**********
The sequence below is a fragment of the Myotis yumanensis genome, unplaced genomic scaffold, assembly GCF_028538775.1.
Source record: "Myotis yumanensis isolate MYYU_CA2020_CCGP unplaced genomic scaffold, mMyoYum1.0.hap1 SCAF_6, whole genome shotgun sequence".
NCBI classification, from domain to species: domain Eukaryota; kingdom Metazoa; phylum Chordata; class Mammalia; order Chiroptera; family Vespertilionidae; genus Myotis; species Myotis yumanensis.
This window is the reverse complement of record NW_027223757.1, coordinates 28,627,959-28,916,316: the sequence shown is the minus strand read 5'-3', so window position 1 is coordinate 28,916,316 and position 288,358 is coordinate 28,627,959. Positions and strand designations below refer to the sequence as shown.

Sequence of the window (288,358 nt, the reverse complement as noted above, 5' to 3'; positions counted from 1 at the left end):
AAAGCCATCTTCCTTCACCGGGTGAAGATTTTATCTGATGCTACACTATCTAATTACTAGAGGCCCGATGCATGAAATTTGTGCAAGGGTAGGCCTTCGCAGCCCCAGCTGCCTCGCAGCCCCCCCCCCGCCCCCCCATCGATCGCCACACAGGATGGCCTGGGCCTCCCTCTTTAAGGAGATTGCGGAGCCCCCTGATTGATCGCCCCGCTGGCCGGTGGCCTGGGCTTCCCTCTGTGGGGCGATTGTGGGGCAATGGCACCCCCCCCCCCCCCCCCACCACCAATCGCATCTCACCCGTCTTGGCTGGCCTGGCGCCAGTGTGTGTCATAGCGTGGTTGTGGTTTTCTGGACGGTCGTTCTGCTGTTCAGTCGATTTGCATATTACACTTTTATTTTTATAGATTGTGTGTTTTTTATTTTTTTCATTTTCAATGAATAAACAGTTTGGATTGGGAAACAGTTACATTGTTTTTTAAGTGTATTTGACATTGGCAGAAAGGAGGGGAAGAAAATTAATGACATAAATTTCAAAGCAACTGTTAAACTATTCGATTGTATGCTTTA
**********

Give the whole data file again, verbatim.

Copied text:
The sequence below is a fragment of the Myotis yumanensis genome, unplaced genomic scaffold, assembly GCF_028538775.1.
Source record: "Myotis yumanensis isolate MYYU_CA2020_CCGP unplaced genomic scaffold, mMyoYum1.0.hap1 SCAF_6, whole genome shotgun sequence".
NCBI classification, from domain to species: domain Eukaryota; kingdom Metazoa; phylum Chordata; class Mammalia; order Chiroptera; family Vespertilionidae; genus Myotis; species Myotis yumanensis.
This window is the reverse complement of record NW_027223757.1, coordinates 28,627,959-28,916,316: the sequence shown is the minus strand read 5'-3', so window position 1 is coordinate 28,916,316 and position 288,358 is coordinate 28,627,959. Positions and strand designations below refer to the sequence as shown.

Sequence of the window (288,358 nt, the reverse complement as noted above, 5' to 3'; positions counted from 1 at the left end):
AAAGCCATCTTCCTTCACCGGGTGAAGATTTTATCTGATGCTACACTATCTAATTACTAGAGGCCCGATGCATGAAATTTGTGCAAGGGTAGGCCTTCGCAGCCCCAGCTGCCTCGCAGCCCCCCCCCCGCCCCCCCATCGATCGCCACACAGGATGGCCTGGGCCTCCCTCTTTAAGGAGATTGCGGAGCCCCCTGATTGATCGCCCCGCTGGCCGGTGGCCTGGGCTTCCCTCTGTGGGGCGATTGTGGGGCAATGGCACCCCCCCCCCCCCCCCCACCACCAATCGCATCTCACCCGTCTTGGCTGGCCTGGCGCCAGTGTGTGTCATAGCGTGGTTGTGGTTTTCTGGACGGTCGTTCTGCTGTTCAGTCGATTTGCATATTACACTTTTATTTTTATAGATTGTGTGTTTTTTATTTTTTTCATTTTCAATGAATAAACAGTTTGGATTGGGAAACAGTTACATTGTTTTTTAAGTGTATTTGACATTGGCAGAAAGGAGGGGAAGAAAATTAATGACATAAATTTCAAAGCAACTGTTAAACTATTCGATTGTATGCTTTA